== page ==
First anthology of nature poetry from black voices debuts
30, 2009 -- In
a groundbreaking anthology, Creative Writing Associate Professor Camille
Dungy introduces readers to unique perspectives on the natural world.
"Black Nature: Four Centuries of African American Nature Poetry," is
the first collection of poetry about the American landscape as
told by black voices.
"Black poets can look at trees and see their grandeur or their function
as sources of sustenance and shade, much like other American writers,” Dungy
said. “But they also look at trees and see a dark source of horror."
Dungy, once a writer in residence at Rocky Mountain National Park, conceived the idea for the anthology during a teaching stint in semi-rural Virginia. On daily walks she took notes of the nature that intrigued her, including a tree that grew through the foundation of a public swimming pool. When she discovered that local residents had once filled the pool with dirt rather than allow it to be used as an integrated community pool, she began to think about nature poetry in a new context.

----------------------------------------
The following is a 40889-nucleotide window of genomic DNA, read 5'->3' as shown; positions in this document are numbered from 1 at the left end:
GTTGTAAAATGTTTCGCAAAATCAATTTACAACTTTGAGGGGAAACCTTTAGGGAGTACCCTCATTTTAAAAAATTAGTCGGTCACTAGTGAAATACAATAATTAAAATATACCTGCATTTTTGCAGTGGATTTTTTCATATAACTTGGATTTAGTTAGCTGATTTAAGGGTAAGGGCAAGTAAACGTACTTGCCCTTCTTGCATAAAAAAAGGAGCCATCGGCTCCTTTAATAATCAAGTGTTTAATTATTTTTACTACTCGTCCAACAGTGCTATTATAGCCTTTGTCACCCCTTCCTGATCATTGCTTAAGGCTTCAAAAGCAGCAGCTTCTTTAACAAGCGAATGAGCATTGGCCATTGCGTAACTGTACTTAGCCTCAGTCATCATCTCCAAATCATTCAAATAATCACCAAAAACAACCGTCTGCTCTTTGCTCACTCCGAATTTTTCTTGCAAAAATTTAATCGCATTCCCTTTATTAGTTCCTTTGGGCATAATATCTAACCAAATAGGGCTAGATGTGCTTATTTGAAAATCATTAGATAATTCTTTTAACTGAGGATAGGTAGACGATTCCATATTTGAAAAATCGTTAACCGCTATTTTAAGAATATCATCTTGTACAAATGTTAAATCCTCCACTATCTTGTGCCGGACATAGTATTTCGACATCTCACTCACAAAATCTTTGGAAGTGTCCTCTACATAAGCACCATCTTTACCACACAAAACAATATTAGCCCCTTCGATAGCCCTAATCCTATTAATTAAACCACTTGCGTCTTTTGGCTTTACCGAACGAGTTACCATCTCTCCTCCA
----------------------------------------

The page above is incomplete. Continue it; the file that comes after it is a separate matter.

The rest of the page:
The anthology contains 180 poems by 93 poets over four centuries of American history. Poets represented range from Phyllis Wheatley, a slave educated by her owners during the 18th century, to celebrated 19th and 20th century writers and today’s emerging writers. The collection includes topics as varied as Paul Laurence Dunbar’s “haunted oak,” Major Jackson’s “zeal for chicory,” Audre Lorde’s “finished rooms of wax,” and Lucille Clifton’s roaches that march “not like soldiers -- like priests.”
Dungy’s poetry has garnered many literary honors including a National Endowment for the Arts fellowship. Her second book of poetry, "Suck the Marrow," will be released in 2010. She will talk about the book and read selections at the Poetry Center on Dec. 3.
For more information about the anthology, visit the University of Georgia Press.
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